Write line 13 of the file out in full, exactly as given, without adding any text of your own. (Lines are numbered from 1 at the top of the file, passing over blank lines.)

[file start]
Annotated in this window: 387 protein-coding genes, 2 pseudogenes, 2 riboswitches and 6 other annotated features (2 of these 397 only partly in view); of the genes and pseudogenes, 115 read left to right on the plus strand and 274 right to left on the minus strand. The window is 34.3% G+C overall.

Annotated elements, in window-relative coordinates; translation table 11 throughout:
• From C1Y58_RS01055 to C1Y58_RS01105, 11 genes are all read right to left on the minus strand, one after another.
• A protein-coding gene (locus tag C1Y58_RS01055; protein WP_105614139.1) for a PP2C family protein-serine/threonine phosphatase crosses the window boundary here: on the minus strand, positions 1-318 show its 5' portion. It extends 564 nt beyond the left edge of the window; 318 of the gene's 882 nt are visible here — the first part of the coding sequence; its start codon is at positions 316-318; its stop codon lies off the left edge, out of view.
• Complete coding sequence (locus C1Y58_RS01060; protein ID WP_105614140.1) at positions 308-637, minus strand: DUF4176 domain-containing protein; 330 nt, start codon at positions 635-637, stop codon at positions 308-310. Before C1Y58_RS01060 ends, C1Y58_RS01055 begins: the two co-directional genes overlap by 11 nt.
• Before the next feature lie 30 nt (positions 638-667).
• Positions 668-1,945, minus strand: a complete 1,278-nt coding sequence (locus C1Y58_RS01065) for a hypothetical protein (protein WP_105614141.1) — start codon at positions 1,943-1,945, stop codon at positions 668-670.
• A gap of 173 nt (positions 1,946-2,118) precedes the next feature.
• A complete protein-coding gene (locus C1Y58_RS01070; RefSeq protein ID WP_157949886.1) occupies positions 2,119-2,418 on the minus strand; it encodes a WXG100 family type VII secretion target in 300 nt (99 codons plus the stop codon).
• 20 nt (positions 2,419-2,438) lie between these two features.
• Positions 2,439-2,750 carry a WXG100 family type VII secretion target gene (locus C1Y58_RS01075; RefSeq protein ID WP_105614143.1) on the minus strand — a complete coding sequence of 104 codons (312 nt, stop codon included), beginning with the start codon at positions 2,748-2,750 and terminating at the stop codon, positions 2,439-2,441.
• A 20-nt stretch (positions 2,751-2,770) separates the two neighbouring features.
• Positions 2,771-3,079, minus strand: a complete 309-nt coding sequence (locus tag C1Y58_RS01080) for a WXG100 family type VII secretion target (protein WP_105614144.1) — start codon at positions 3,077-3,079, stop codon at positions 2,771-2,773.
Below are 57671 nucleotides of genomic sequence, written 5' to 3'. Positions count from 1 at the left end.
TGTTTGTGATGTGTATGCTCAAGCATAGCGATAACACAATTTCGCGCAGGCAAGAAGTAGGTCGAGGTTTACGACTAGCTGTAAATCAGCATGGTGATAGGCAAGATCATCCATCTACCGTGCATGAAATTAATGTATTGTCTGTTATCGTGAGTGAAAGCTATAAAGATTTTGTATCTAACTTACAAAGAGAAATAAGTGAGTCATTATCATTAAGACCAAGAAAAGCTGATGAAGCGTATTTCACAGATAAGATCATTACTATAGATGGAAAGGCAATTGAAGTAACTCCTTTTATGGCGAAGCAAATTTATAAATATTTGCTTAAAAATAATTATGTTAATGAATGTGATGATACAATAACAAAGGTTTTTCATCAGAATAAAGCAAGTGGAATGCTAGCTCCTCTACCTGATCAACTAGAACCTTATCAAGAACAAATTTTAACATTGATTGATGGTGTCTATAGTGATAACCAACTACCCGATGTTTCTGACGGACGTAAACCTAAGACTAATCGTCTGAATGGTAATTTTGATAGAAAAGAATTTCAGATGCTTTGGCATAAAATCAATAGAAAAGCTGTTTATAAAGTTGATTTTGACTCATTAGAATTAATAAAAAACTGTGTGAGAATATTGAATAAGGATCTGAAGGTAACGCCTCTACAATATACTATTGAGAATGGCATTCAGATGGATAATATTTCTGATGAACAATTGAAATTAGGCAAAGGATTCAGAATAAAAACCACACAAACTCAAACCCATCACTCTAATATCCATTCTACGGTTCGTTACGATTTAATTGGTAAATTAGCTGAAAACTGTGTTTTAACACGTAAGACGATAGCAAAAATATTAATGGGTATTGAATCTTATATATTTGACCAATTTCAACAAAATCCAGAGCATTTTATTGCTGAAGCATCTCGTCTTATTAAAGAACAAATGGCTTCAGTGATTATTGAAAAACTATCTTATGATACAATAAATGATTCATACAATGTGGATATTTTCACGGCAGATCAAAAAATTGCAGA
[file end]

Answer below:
• Positions 2,771-3,079, minus strand: a complete 309-nt coding sequence (locus tag C1Y58_RS01080) for a WXG100 family type VII secretion target (protein WP_105614144.1) — start codon at positions 3,077-3,079, stop codon at positions 2,771-2,773.